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- Posts: 235
- Joined: Tue Oct 17, 2006 12:49 pm
- Location: Annandale, Sydney
The rims on the offending conveyance are DT-Swiss X430 double walls; when changing the tube on one of the many occasions on the weekend I noticed on the Rim Tape (which looked like a continuous piece of very heavy plumbers PTFE tape) the wording â€œHeavy Duty RIM Tape 70 â€“ 150 PSIâ€ The tape looks like it is shrink wrapped (heat shrunk) onto the rim and is a very snug fit.
The rims also have a great bead channel â€“ better than that of all other rims I have / had. Being deep and very pronounced.
Q1. Are these rims tubeless compatible straight off the bat? The website â€“ god bless it doesnâ€™t seem to make mention of them although they are only 4 months old.
Q2. Will I need to use the tubeless rim tape that Stanâ€™s No More Leaks talk about with these rims?
Q3. Do I need specific tubeless tyres or can I use my near new Schwalbe Nobby Nics?
Lots of conflicting or ambiguous information out there â€“ Iâ€™m keen to hear from you guys whether youâ€™ve converted to tubeless and the pitfalls therein.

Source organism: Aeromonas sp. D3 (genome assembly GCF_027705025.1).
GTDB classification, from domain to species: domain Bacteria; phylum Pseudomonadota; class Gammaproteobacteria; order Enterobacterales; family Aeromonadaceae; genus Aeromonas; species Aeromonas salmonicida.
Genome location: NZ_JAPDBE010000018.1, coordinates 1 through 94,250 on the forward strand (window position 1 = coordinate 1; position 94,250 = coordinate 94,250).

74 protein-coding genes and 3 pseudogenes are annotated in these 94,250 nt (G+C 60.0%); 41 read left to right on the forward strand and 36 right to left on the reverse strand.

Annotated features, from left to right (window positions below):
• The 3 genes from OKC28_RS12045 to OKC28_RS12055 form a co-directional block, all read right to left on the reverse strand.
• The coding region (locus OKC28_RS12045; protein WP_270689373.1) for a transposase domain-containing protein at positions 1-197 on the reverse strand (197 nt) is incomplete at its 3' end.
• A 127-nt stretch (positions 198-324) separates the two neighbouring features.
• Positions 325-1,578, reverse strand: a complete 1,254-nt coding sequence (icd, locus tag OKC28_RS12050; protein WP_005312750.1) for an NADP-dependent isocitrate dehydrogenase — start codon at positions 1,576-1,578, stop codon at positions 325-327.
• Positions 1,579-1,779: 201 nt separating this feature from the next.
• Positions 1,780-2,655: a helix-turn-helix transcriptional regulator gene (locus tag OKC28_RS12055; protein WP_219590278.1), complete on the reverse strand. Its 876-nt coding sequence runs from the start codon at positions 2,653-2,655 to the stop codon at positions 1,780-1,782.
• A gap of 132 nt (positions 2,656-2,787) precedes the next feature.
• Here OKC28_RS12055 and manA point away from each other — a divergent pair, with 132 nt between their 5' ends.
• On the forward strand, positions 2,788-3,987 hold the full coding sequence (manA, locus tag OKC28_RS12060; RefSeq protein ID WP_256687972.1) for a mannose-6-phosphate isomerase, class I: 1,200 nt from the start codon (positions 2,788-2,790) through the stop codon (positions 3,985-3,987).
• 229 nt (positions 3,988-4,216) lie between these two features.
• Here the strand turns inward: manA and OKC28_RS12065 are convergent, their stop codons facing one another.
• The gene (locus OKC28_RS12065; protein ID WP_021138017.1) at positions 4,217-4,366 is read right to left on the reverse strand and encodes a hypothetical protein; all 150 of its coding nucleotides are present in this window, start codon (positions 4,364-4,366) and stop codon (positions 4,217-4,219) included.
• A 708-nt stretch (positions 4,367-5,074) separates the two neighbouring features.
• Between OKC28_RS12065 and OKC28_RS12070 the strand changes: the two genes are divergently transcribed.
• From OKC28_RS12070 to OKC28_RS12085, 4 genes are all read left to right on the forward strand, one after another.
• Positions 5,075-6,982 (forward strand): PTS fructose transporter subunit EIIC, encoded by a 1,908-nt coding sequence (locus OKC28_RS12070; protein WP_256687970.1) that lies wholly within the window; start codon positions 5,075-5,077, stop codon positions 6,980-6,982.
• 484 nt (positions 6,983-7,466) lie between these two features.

- Posts: 12668
- Joined: Sat Jan 03, 2009 5:30 pm
- Location: Northern Beaches, Sydney
Search this site for the phrase "cheap tubeless". From memory, you seal the spoke holes with a couple of laps (wraps) of electrical tape. Puncture it with a screwdriver at the valve hole and stretch a 1" x 20" inner tube around the rim, and put a small hole in the tube under the valve stem.
Fit one bead, put in some Stan's goo before fitting the other, and "pop" the beads into place with about 80psi from a compressor. Roll the wheel around to let the Stans goo plug the leaks.
Viola! Home-baked tubeless. You don't even need tubeless tyres - in fact regular foldable tyres are lighter and roll better.
Did I miss anything?
Oh, there's a recipe on site here somewhere for some home-made sealant goo if you want to be fully DIY.
- Posts: 1698
- Joined: Mon Aug 06, 2007 8:03 pm
- Location: Adelaide
As mentioned above using non tubless tyres is fine, I do myself most of the time as they are lighter. Maxxis seal very well but it took a while with Kendas as little holes kept appearing in the side walls and required a bit more time. I can seal UST tyres with a floor pump but need a compressor for standard tyres so that may be something for you to think about if you don't have access. I wouldn't worry about if not as you already have the tyres just try it and see how you go.
- Super Mod
- Posts: 9653
- Joined: Fri May 25, 2007 5:21 pm
- Location: Success, WA
My sealant is a mixture of one part liquid latex (AKA mould builder, from an art supply shop), one part radiator coolant concentrate (for the ethyl glycol contained in it, to reduce evaporation) one part "Slime" (seals any punctures) and one part water. It costs about $50 for the ingredients, which is enough to do about 20 tyres.
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